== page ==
Drum fills are the clas­sic tell­tales. It’s al­most par for the course that peo­ple will phys­i­cally slow down dur­ing a busy part that re­quires more chops and even beat distri­bu­tion, then speed up when things swing up to a beat or two per bar, and they’re not prop­erly count­ing the rest of the beats.

If you’re go­ing to a pho­to­shoot, you’re prob­a­bly go­ing to have a good look at your­self in the mir­ror and sort your groom­ing and funky threads well be­fore you let any­one snap you – you should have the same men­tal­ity when it comes to your mu­sic. It’s crit­i­cal to have a re­ally good lis­ten to your­self and your parts (in­di­vid­u­ally and as a group) be­fore you start fork­ing out hourly rates in the stu­dio.

If you’re pro­duc­ing for other peo­ple, en­cour­ag­ing pre-pro­duc­tion is manda­tory. This could be as sim­ple as hav­ing them send you iPhone record­ings of their kitchen ses­sions, and al­low­ing you to trou­bleshoot and pro­vide them with valu­able feed­back in ad­vance.

If you’re work­ing to a click, life will be sim­pler. You can drop in, mix and match takes, and gen­er­ally use the grid as a guide to push and pull things around in post-pro­duc­tion. But this should al­ways be a last re­sort – if you can min­imise ma­nip­u­la­tion and get things down right at the time, you’ll al­ways end up with a more or­ganic sound­ing prod­uct.

Us­ing a stan­dard four-beat click with a typ­i­cal hi-hat or rimshot sound will work okay for some peo­ple. If that doesn't do the trick , try go­ing with eight beats to the bar, as it saves the dis­trac­tion of count­ing on the artist’s be­half.

I find that most peo­ple feel more com­fort­able with some kind of groove – either a drum feel based on the in­tended groove, or a per­cus­sion loop. I’ll still run this as a guide even if the in­ten­tion is to have a

per­cus­sion‑free fi­nal prod­uct, and just ditch it once there’s a solid bed track to build on.

Head­phone mixes are highly cru­cial when it comes to nail­ing parts and get­ting then the pocket. What­ever part of the track is the des­ig­nated ‘God of Time’ must be clearly audi­ble up and over what is be­ing over­dubbed.

Of­ten­times, in­ex­pe­ri­enced play­ers will sat­u­rate the head­phone mix with their own tracks, then won­der why noth­ing is gelling when they hear it all played back.

Some­times it’s nec­es­sary to an­a­lyse, and then sim­plify a part in or­der to get it down. It could be that a tricky pas­sage can be split into sev­eral parts or to­tally reap­pro­pri­ated.

For ex­am­ple, I once had a drum­mer strug­gle with a change that had him play­ing 16ths on the hats for one part, then eighths for an­other. I sim­ply sug­gested that the 16ths would feel bet­ter and sit more com­fort­ably in the mix if played by a shaker or small tam­bourine. Sim­i­larly, a busy acous­tic gui­tar part in one song was re­placed by an over­dubbed man­dolin, which ac­tu­ally im­proved the tex­ture and dy­nam­ics of the over­all song.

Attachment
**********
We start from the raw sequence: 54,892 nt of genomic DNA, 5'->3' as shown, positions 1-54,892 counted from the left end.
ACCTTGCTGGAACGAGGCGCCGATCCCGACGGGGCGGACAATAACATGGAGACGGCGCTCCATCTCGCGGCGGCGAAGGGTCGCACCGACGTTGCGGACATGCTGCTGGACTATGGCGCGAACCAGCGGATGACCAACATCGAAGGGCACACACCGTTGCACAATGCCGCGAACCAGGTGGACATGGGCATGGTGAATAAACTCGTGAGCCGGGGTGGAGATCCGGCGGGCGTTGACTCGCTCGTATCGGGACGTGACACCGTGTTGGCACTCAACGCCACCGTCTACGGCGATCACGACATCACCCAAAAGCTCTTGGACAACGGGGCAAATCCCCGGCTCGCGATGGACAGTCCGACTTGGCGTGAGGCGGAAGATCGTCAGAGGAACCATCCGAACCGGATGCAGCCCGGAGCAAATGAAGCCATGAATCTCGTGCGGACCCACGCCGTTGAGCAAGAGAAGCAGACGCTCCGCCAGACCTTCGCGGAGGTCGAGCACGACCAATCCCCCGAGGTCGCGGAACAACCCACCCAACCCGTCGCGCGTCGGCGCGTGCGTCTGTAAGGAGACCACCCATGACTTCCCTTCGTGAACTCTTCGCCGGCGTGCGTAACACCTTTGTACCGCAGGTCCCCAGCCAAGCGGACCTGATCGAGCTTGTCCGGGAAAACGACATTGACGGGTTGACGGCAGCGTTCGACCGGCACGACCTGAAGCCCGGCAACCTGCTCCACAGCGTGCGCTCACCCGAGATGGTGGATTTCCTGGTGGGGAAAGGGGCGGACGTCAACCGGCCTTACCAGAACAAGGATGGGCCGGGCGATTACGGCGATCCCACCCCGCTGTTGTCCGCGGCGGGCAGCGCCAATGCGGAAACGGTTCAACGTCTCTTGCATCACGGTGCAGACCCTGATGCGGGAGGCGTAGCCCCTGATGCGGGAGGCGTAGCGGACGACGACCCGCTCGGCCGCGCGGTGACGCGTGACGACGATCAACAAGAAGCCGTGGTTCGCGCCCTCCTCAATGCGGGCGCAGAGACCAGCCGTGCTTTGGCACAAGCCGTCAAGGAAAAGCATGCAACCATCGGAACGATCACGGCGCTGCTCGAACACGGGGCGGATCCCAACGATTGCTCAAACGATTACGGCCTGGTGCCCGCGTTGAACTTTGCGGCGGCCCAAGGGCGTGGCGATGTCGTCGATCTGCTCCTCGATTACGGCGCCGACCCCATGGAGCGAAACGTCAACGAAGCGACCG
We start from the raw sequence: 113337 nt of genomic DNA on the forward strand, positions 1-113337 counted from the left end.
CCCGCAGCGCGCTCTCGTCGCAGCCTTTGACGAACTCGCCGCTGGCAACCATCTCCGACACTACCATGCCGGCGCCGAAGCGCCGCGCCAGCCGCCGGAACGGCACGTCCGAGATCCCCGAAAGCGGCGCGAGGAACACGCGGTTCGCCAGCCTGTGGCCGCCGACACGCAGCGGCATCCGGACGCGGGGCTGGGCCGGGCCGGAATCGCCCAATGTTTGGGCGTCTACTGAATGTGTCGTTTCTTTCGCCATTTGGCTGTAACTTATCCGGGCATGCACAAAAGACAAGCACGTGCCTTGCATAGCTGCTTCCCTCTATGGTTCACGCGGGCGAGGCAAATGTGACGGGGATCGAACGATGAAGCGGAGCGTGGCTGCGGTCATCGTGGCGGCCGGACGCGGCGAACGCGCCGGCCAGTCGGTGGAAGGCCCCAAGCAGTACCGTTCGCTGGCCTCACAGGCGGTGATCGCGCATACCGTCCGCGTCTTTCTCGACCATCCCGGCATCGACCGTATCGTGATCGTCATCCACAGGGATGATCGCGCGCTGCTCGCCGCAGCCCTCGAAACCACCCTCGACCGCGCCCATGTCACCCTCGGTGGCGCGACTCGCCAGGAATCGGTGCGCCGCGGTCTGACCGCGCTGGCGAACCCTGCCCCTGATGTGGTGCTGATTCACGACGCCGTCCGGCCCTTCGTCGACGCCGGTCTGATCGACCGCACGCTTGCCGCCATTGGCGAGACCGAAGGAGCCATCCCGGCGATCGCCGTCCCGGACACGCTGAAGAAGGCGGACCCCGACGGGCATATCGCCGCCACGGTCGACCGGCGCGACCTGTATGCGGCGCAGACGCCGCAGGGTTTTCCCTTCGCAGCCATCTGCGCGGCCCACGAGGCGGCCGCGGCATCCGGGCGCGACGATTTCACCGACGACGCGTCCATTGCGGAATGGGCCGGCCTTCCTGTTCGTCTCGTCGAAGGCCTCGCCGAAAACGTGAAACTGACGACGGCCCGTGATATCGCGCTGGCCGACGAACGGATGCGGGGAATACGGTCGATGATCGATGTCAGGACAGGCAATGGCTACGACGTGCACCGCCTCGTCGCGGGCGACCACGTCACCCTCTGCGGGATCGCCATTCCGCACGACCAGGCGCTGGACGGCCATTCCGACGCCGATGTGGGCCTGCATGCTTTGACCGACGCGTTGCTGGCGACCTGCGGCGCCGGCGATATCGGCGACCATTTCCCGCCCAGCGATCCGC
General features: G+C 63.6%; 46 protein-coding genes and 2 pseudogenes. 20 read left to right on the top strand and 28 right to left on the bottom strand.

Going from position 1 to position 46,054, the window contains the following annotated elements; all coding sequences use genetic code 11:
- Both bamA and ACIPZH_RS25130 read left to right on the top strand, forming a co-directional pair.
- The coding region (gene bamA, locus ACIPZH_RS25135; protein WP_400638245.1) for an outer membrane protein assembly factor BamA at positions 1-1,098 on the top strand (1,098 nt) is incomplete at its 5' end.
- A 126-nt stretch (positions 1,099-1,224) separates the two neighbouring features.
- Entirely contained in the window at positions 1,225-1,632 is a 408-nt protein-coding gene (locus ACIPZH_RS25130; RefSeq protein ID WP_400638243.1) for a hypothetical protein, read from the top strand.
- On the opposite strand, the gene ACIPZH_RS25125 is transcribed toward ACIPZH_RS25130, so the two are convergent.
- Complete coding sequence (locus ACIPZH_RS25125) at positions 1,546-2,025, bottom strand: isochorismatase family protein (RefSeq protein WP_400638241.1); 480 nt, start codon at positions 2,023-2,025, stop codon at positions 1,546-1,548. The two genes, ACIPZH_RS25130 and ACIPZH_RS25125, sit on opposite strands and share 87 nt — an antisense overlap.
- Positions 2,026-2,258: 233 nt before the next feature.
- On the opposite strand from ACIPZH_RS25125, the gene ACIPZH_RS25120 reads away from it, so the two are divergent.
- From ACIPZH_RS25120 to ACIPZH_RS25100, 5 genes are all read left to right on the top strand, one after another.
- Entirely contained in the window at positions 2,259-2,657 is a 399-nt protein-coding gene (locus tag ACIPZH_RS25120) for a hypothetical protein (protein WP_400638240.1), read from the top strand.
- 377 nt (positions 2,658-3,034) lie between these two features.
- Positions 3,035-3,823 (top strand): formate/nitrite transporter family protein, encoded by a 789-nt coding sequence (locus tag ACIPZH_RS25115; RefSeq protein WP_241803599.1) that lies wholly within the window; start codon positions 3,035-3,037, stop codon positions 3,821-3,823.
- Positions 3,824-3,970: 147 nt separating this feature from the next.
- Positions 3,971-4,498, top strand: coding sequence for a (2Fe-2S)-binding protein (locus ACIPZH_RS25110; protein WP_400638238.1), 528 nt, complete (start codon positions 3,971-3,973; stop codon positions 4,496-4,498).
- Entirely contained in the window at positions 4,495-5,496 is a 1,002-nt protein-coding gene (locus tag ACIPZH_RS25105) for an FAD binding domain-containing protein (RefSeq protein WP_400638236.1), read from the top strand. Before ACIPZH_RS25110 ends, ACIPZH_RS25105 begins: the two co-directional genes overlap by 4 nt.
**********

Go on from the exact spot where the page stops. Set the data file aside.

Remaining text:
It’s in­cred­i­ble how a lazy or anx­ious vo­cal take can make it feel like the whole track is out of sync. So many vo­cal­ists (at all lev­els) are anx­ious about record­ing and get thrown off their game. Of­ten­times they are sim­ply not used to hear­ing them­selves so clearly, and it takes time to re­lax.

Some­times I’ll grab a vo­cal take and push it back in time a tin y bit, just to get it to sit mor e ‘mu­si­cally’ in the grander scheme of the track. If I think it’ll help, I’ll ac­tu­ally do that while the singer is watch­ing, and then point out the dif­fer­ence.

If they are re­cep­tive (and of­ten, they are putting a lot of trust in you as their en­gi­neer or pro­ducer), you can get a much im­proved re­sult right off the bat!

Track­ing in sec­tions can re­ally help, es­pe­cially when there’s a ma­jor feel change and you can vir­tu­ally hear the ten­sion ris­ing as it ap­proaches. Break­ing things into bite‑sized chunks takes the pres­sure off from that, and al­lows peo­ple to fo­cus on one thing at a time.

For mu­si­cians track­ing live to­gether, vis­ual cues are crit­i­cal. A sim­ple nod of the head, eye con­tact, be­ing able to see drum­sticks or hands lay­ing down a groove, or mark­ing an ac­cent is what most peo­ple are ac­cus­tomed to. The pros can do with­out it, but it still helps peo­ple at all lev­els.

Be­fore you set your­self up for a marathon ses­sion and end up with a ster­ile, life­less track that sounds noth­ing like the artist, try to draw the very best out of them dur­ing the track­ing stage.

You won’t end up with RSI and a caf­feine over­dose, and their ears will be happy!

BE­LOW: GET­TING READY TO DRUM UP A STORM

ABOVE: TIP­PING THE SCALES

ABOVE: MIL­LEN­NIAL DRUM CIR­CLE

BE­LOW: CLICK-CLICK-BOOM

ABOVE: THERE'S SO MANY LAY­ERS, THIS TRACK MIGHT AS WELL BE AN ONION RIGHT: HEAD­PHONE HOME